Banks have no choice but to upgrade their ATM systems this year when Microsoft cuts off the technical support for Windows XP â€“ the operating system most used by cash machines worldwide.
â€œWindows XP powers more than 95 percent of the worldâ€™s machines and a similar percentage in the USâ€ says Robert Johnson, marketing director of NCR, one of the largest ATM suppliers in US, as reported by Bloomberg Businessweek.
The 420,000 ATMs in the USA using Windows XP will no longer receive security patches from Microsoft, rendering them non-compliant with current industry and security standards. Some cash machines will get upgraded to Windows 7 (available in the market since October 2009) while others will continue to use XP Embedded – a stripped-down version of XP – for which Microsoft will offer support until 2016.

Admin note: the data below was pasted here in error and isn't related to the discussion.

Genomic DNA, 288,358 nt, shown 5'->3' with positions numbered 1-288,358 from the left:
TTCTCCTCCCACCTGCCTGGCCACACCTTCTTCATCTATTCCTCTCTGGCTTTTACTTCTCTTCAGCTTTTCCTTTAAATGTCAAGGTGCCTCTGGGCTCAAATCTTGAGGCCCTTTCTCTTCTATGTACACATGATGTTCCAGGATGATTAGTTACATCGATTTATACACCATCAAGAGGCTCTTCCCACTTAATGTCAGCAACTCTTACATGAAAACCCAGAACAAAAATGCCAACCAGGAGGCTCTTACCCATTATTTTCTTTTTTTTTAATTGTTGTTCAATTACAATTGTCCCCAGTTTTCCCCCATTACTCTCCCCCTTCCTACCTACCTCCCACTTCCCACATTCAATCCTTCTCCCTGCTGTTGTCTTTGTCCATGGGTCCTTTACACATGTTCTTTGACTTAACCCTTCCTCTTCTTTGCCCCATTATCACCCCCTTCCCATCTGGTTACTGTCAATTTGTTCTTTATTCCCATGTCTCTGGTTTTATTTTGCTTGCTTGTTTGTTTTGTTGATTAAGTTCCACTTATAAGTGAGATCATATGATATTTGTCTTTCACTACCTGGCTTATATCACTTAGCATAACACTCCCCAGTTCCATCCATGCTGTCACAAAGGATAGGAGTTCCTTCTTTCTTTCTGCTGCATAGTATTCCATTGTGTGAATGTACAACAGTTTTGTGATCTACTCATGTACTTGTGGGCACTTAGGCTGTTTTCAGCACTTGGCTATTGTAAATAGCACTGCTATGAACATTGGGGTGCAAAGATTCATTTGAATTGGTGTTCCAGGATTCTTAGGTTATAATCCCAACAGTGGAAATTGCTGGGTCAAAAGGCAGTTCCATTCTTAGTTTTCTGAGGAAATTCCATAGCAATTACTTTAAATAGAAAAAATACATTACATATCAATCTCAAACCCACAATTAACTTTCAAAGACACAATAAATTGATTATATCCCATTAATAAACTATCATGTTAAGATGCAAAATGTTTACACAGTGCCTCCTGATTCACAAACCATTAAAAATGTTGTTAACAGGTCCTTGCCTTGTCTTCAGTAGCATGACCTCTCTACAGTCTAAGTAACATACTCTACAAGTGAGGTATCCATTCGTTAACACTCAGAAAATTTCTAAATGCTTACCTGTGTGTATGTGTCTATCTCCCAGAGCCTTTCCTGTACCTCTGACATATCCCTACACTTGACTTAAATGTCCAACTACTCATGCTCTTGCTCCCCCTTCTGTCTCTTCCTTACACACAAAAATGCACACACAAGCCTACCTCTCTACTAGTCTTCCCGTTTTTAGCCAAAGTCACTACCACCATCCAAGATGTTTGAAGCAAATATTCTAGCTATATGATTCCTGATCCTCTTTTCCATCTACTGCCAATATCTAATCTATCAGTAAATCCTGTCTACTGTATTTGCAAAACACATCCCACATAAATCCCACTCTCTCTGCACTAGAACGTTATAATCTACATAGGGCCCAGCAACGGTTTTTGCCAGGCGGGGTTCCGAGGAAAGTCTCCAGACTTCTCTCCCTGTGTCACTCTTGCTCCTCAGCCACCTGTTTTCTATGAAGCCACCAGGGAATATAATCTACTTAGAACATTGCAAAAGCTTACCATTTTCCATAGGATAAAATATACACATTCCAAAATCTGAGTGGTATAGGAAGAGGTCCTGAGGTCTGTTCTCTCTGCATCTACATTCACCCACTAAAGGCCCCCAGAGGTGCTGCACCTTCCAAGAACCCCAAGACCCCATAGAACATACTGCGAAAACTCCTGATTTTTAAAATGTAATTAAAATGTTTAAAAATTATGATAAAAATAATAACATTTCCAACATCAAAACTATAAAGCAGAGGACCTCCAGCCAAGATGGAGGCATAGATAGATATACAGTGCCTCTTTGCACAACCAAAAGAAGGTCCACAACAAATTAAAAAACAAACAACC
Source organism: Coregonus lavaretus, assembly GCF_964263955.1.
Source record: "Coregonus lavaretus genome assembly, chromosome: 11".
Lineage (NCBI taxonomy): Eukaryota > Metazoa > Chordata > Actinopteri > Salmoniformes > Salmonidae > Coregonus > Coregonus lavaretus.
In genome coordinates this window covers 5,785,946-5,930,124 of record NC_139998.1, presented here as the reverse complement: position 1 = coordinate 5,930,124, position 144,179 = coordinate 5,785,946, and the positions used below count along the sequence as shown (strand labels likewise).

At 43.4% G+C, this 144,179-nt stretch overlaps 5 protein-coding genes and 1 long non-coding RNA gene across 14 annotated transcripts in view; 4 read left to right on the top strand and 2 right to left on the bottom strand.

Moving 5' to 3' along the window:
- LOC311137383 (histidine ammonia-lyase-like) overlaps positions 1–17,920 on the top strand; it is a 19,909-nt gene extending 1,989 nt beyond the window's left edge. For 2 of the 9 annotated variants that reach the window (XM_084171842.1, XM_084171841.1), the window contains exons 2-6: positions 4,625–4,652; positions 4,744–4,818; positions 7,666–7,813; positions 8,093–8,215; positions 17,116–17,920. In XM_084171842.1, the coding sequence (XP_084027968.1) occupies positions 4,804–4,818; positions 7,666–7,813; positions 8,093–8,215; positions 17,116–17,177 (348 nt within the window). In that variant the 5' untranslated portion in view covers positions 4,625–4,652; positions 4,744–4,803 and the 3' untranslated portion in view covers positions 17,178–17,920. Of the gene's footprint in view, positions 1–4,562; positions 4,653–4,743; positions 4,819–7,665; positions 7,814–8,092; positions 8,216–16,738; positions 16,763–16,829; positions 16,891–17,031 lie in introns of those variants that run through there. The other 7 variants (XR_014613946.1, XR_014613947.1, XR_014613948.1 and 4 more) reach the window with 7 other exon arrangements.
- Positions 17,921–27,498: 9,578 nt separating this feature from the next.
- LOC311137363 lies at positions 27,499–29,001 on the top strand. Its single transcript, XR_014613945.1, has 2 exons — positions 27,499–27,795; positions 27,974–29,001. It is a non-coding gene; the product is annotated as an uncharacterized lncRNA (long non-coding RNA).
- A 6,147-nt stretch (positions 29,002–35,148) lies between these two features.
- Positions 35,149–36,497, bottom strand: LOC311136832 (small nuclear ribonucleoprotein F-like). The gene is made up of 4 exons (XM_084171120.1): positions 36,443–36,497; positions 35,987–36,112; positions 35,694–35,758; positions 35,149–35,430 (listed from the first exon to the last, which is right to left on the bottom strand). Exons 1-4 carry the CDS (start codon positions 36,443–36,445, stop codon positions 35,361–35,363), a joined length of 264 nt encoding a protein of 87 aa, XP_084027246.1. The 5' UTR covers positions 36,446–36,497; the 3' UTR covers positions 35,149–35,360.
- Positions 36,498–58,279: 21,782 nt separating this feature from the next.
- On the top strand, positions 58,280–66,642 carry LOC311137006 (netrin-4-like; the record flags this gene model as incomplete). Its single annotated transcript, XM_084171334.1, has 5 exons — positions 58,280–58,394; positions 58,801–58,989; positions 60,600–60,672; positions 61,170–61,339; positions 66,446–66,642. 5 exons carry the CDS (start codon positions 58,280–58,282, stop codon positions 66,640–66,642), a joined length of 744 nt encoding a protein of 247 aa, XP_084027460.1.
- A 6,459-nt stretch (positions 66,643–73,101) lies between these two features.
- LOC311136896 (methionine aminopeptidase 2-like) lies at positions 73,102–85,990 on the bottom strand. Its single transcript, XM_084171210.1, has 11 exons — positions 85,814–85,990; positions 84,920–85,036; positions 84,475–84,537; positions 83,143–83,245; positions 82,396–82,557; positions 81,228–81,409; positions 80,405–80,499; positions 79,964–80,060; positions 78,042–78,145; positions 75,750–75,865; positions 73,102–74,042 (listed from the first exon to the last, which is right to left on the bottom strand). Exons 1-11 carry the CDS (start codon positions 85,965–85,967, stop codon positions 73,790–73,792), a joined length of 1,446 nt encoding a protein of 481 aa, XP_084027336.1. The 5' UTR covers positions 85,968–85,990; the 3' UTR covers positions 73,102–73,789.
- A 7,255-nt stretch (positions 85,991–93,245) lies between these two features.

Many operators of ATMs, from stores with outdated cash machines to national banks overseeing tens of thousands of terminals, are concerned about the fast approaching deadline, says Suzanne Cluckey, an editor with ATM Marketplace, an online portal with news about the industry.
â€œThe ATM world is not really ready, and thatâ€™s not unusual,â€ said Aravinda Korala, CEO of ATM software provider KAL. â€œThe ATMs move more slowly than PCsâ€.
In meeting these issues, Microsoft will offer custom tech support deals to extend the life of Windows XP per request and give banks and ATM handlers time for a safe transition.